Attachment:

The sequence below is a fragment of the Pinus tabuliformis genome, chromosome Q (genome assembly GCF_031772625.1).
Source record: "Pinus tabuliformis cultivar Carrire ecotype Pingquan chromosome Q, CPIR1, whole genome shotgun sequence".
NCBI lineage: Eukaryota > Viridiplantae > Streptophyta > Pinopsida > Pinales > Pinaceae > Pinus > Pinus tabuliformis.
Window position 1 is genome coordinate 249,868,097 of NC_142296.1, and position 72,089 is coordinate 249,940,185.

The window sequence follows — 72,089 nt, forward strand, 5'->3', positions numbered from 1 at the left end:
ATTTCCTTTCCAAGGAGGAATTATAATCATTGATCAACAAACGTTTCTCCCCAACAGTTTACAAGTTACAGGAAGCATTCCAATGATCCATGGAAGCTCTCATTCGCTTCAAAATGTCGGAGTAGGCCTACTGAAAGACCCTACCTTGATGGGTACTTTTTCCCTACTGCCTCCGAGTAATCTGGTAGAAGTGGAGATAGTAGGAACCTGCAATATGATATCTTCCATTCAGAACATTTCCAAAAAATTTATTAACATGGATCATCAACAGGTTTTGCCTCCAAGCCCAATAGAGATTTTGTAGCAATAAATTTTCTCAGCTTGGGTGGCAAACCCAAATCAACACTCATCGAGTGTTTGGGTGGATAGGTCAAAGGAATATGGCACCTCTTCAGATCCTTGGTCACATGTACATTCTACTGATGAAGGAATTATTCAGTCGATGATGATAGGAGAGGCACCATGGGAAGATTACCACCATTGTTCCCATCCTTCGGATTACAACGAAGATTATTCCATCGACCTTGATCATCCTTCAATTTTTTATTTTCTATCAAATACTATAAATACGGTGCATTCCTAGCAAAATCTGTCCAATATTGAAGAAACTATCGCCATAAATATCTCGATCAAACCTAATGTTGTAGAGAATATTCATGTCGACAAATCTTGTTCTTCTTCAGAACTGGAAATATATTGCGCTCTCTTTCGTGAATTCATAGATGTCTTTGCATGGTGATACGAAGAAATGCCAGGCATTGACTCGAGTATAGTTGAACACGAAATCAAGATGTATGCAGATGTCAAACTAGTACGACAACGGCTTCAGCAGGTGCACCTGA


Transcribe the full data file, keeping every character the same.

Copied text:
The sequence below is a fragment of the Pinus tabuliformis genome, chromosome Q (genome assembly GCF_031772625.1).
Source record: "Pinus tabuliformis cultivar Carrire ecotype Pingquan chromosome Q, CPIR1, whole genome shotgun sequence".
NCBI lineage: Eukaryota > Viridiplantae > Streptophyta > Pinopsida > Pinales > Pinaceae > Pinus > Pinus tabuliformis.
Window position 1 is genome coordinate 249,868,097 of NC_142296.1, and position 72,089 is coordinate 249,940,185.

The window sequence follows — 72,089 nt, forward strand, 5'->3', positions numbered from 1 at the left end:
ATTTCCTTTCCAAGGAGGAATTATAATCATTGATCAACAAACGTTTCTCCCCAACAGTTTACAAGTTACAGGAAGCATTCCAATGATCCATGGAAGCTCTCATTCGCTTCAAAATGTCGGAGTAGGCCTACTGAAAGACCCTACCTTGATGGGTACTTTTTCCCTACTGCCTCCGAGTAATCTGGTAGAAGTGGAGATAGTAGGAACCTGCAATATGATATCTTCCATTCAGAACATTTCCAAAAAATTTATTAACATGGATCATCAACAGGTTTTGCCTCCAAGCCCAATAGAGATTTTGTAGCAATAAATTTTCTCAGCTTGGGTGGCAAACCCAAATCAACACTCATCGAGTGTTTGGGTGGATAGGTCAAAGGAATATGGCACCTCTTCAGATCCTTGGTCACATGTACATTCTACTGATGAAGGAATTATTCAGTCGATGATGATAGGAGAGGCACCATGGGAAGATTACCACCATTGTTCCCATCCTTCGGATTACAACGAAGATTATTCCATCGACCTTGATCATCCTTCAATTTTTTATTTTCTATCAAATACTATAAATACGGTGCATTCCTAGCAAAATCTGTCCAATATTGAAGAAACTATCGCCATAAATATCTCGATCAAACCTAATGTTGTAGAGAATATTCATGTCGACAAATCTTGTTCTTCTTCAGAACTGGAAATATATTGCGCTCTCTTTCGTGAATTCATAGATGTCTTTGCATGGTGATACGAAGAAATGCCAGGCATTGACTCGAGTATAGTTGAACACGAAATCAAGATGTATGCAGATGTCAAACTAGTACGACAACGGCTTCAGCAGGTGCACCTGA